My favorite entry was Harry’s, for the interesting things he told us about food in Israel, for the halwa ice-cream (mmmh, halwa ice-cream!), and for the great presentation. In passing, French chef Thierry Coué is known for his eggplant and cardamom crepes, a delightful and surprising dessert not unlike Harry’s. Great minds think alike, well done Harry!

    However! However, however… I will *not* grant immunity to Harry, because his entry was widely recognized in the comments as a quality achievement, so I don’t think he is the most in need of my gift of immunity. Instead, I will grant immunity to my second favorite entrant, and that is… drumroll please… Dallas! For the salivating idea, the prettiness of the presentation and the fun picture gallery. So there you go, Dallas : walk serenely and without fear, you are not in any danger this week.

    And good luck to all the others!

  17. Thanks so much Clotilde—-although I think you think the readers vote the contestants off, whereas its actually contestants who vote contestants off. Thus you’ve left Harry pretty vulnerable. So, in a bold gesture, I’m going to grant both Harry and Dallas immunity this round. Peace be upon you.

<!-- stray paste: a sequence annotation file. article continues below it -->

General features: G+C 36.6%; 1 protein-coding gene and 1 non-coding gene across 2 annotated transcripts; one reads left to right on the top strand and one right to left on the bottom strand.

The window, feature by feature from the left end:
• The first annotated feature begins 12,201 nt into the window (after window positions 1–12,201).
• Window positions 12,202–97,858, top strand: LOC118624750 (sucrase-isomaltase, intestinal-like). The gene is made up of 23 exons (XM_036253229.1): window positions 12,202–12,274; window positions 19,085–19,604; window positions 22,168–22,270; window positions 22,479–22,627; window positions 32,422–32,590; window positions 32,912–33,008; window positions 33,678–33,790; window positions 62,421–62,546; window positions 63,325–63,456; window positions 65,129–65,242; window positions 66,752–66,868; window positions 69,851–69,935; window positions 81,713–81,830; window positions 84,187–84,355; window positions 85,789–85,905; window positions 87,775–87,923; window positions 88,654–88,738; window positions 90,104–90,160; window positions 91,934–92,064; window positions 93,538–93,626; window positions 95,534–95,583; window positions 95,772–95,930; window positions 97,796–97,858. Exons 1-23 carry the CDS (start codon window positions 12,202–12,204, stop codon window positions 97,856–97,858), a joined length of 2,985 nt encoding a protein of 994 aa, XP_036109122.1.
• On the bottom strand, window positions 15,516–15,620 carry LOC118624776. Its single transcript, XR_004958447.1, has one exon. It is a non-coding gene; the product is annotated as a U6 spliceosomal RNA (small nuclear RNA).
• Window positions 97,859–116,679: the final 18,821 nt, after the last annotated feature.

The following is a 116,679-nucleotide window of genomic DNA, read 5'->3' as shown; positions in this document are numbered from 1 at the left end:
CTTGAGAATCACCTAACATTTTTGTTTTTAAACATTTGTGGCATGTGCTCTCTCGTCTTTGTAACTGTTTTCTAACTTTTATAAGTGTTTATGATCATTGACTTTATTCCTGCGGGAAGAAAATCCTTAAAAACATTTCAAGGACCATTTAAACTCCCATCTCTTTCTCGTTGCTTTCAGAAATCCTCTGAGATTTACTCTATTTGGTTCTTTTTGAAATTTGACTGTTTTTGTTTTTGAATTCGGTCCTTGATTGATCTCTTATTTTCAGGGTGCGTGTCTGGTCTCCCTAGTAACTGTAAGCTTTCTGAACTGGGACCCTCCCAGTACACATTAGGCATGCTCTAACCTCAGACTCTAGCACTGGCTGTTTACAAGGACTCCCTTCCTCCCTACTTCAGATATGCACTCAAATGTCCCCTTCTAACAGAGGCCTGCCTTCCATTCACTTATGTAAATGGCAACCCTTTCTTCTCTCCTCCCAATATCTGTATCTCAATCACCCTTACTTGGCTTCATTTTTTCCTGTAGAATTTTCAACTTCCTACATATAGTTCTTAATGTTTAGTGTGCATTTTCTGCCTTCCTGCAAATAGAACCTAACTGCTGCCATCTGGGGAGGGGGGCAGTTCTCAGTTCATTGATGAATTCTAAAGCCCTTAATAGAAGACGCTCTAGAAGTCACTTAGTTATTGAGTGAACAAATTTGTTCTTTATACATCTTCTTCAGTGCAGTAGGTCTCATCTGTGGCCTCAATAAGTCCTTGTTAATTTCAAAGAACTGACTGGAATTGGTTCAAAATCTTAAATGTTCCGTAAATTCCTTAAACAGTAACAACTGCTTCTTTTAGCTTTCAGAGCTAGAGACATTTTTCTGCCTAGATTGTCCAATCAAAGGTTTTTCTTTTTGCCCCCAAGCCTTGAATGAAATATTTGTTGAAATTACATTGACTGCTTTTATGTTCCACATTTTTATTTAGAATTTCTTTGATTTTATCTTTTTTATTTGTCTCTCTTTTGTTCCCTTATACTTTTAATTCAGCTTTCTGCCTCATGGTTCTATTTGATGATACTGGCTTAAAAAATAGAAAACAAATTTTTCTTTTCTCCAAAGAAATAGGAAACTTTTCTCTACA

18. I thought the point of winning immunity was that you *won* immunity – not that it was given to you by someone who explicitly gave away the ability to judge this round.

  19. You know what, I may have to try making that Sweet Potato Cheesecake. I have a soft spot in my heart from too many candied sweet potatoes during my childhood. Who knows?

    Then again, crazy as it seems, my German heritage wants to believe that the sauerkraut cake isn’t that bad…